Tips for Managing Holiday Stress

Taking Care of Yourself During the Holidays

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Holidays are often periods of celebration and joy, but they are also stressful. If you have lupus, it’s important to manage holiday-related stress levels. Doing so could keep a flare away.

Therefore, the challenges of any holiday season should not be taken for granted. A person might feel frustrated by their limited budget when they cannot afford to travel or buy gifts. Traveling itself is physically exhausting.

Spending time with family can be wonderful, but conflicting personalities can be emotionally draining. Hosting a holiday gathering takes work and requires a lot of energy. Feeling disconnected from friends or family can lead to an increased sense of isolation and depression.

Think About the Impact of Holidays

How do holidays impact your life? Which holidays take the biggest toll? What is it about them that is a struggle? Evaluate your relationship with holidays. Some might be easier than others. Think about the ones that are difficult and try to pinpoint what it is about them that causes the most trouble.

Plan Ahead

If you tend to cram everything in as the holidays draw near, then planning ahead and pacing yourself is key. At what point in the year do you need to start preparing for a holiday? Work backward from the date of the holiday to figure out how long things take. For example, Christmas is on December 25 of each year.

If you are hosting, how many days before the event will you need to clean your home? How much time do you need to shop for gifts without exhausting yourself? Don’t wait until the last minute to get started.

Schedule Rest Periods

Factor in that you will need extra time to manage fatigue. If you work or have a busy schedule, take a day off before the holiday in order to transition and allow your body time to recharge.

Make room for rest periods and naps during the actual holiday. When it's all over, take at least a day off to recover.

Stay in Touch With Your Feelings

Before, during, and just after any holiday, check in with yourself. Sometimes being busy or overwhelmed can mask your true emotions, and before you know it you are burnt out. At least once a day, ask yourself how you are feeling emotionally and physically. Physical symptoms are good indicators of stress. Finding a quiet place for five minutes to reflect on your well-being can make a big difference.

Pamper Yourself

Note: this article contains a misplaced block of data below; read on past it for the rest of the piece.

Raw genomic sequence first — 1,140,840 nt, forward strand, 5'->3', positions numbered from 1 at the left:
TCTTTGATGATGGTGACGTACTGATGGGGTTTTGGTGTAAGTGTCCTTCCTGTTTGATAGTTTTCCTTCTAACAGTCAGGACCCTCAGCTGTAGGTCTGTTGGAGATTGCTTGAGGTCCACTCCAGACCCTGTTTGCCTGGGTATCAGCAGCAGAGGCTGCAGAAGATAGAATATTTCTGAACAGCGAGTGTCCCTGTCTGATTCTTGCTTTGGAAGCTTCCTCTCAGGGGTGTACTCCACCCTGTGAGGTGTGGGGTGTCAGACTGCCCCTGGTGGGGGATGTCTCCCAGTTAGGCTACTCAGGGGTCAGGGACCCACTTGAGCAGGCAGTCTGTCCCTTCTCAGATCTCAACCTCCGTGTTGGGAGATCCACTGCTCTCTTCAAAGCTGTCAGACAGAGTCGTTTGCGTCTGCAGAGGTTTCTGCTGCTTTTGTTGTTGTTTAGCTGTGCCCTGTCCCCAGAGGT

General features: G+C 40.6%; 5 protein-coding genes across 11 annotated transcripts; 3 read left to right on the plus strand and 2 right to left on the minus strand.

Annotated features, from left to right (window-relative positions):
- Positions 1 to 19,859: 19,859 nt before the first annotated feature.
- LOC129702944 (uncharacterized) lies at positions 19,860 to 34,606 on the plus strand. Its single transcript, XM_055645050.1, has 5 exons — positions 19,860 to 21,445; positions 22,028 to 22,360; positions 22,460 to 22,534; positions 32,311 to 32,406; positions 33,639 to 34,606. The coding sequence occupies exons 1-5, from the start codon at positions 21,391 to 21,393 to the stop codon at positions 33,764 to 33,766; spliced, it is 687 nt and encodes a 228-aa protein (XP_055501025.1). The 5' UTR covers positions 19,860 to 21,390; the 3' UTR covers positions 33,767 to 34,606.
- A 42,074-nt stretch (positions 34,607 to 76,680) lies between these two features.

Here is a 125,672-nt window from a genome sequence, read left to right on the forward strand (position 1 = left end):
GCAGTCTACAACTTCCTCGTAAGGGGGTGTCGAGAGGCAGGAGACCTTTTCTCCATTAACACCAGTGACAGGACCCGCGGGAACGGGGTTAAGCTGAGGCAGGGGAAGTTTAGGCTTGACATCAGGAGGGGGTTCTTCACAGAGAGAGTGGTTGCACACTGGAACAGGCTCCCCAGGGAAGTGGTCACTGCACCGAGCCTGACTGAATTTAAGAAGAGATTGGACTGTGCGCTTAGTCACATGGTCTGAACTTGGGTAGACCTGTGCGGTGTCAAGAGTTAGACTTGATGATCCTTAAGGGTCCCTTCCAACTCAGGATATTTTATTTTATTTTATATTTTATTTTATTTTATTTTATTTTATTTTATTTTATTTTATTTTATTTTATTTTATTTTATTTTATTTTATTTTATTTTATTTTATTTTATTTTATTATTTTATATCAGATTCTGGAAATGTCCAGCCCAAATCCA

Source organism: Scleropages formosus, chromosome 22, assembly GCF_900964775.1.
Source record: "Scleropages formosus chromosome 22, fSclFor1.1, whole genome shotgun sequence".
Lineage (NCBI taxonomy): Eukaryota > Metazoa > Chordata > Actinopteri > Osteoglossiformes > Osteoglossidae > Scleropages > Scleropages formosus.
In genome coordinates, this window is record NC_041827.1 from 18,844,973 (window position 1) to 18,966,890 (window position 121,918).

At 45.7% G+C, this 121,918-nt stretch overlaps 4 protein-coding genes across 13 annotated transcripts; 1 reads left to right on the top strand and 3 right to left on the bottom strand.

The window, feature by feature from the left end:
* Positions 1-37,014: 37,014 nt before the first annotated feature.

With chronic illness, taking time out to pamper yourself is a prescription, not an option.  Do something loving for yourself before you feel stressed to help maintain your well-being. Do something loving for yourself when you feel stressed to help lower your stress level. Watch your favorite movie. Take a bubble bath. Take a nap. Read your favorite book. Write in your journal. Practice gratitude. Meditate. The possibilities are endless.

Check in With Loved Ones

If you have a hard time checking in with yourself, if possible, partner up with a friend, family member, or support group member who will periodically check in with you, and vice verse. You can help each other stay balanced.

Ask for Help

Don’t try to take everything on yourself. It can be hard to ask for help sometimes. Supportive loved ones often want to help but might not know how. Asking for help around the holidays, even in ways that seem small, will help them feel supportive and connected to you. In turn, you will feel less stressed.

If You Lack Support

Holidays can be particularly difficult if you feel alone. Connecting with at least one other person can make a big difference. Volunteering is a great way to both spend time with and help others. Attending a lupus support group can immediately help people feel supported, understood, and less isolated. You can find an online or in-person lupus support group by doing an Internet search.

Show Yourself Compassion

It is easy for people to be hard on themselves for not having enough money, time, or energy for a holiday. Understandably, this has to do with people’s expectation of what the experience of a certain holiday should be. But you can only do what is possible for you, and if you feel like you are unable to meet an expectation in a certain area, remember that this does not define your worth. Treat yourself with the same love and compassion that you would treat a friend in the same situation.

Think Beyond the Box

The Internet, your support group, and friends and family will have countless ideas for how you can participate in a holiday despite any money, time, energy or other challenge you face. While these challenges are frustrating, these can also be opportunities to find meaningful, new holiday traditions.

Embrace The Holiday

Remember that whether or not you have lupus, stress has a real impact on your mental and physical health. But with lupus, in order to help manage flares, it is even more important to practice ways to keep stress levels down. It's impossible to be stress-free, but putting these suggestions into practice could be a big help and leave more room for you to embrace the holidays.

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